Aerospace

Creep is the tendency of a solid material to move slowly or deform permanently under stress. Creep takes place over time and results from long-term exposure to stress levels, and is particularly pronounced in materials subjected to close to the materials melting point. For example, a non-creep resistant turbine blade used in a high temperature environment may creep over time, contact the housing and damaging the blade. Therefore, creep resistant materials play a critical role in many applications including jet engines, heat exchangers, nuclear power plants and kilns. Component failures are often the result of creep.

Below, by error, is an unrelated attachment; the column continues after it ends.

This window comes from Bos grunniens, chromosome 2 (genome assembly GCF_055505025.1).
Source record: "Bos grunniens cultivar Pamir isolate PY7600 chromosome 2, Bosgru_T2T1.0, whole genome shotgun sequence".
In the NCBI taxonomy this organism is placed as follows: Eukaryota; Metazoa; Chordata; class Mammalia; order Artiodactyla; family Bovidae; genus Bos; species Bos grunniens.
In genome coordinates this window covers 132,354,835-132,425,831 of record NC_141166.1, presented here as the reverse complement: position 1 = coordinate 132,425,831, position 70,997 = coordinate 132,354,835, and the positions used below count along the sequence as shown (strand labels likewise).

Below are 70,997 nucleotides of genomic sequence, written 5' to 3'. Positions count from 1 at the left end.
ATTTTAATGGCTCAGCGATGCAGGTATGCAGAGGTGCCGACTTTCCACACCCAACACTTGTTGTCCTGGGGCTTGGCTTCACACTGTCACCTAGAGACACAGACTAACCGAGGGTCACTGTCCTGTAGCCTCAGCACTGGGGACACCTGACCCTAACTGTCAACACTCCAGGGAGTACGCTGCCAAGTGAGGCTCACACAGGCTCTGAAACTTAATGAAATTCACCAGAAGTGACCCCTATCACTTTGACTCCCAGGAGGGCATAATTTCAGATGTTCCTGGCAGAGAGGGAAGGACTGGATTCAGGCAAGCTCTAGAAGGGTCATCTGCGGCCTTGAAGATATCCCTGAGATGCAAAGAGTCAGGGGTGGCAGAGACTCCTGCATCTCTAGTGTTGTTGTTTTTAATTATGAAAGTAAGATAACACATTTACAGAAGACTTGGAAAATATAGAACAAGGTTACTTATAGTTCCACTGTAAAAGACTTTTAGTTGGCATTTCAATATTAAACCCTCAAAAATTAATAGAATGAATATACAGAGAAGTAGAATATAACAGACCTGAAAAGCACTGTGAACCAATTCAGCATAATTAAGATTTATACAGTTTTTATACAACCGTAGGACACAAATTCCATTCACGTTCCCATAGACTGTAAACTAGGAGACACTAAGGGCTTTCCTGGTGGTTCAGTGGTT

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Another important property of a superalloy is corrosion resistance. Corrosion resistance arises from the formation of a protective oxide layer which protects the underlying material. Superalloys are commonly used in gas turbine engines in areas of the engine that are subject to high temperatures, requiring high strength, excellent creep resistance, as well as corrosion and oxidation resistance. Nickel-based superalloys typically constitute 40 to 50% of the total weight of an aircraft engine.

When ultra light, high strength components are needed, customers look for Secorp Metals commercially pure titanium such as SE-10, SE-20 and SE-30. The combination of its physical properties and technology makes titanium indispensable for today’s and tomorrow's aircrafts.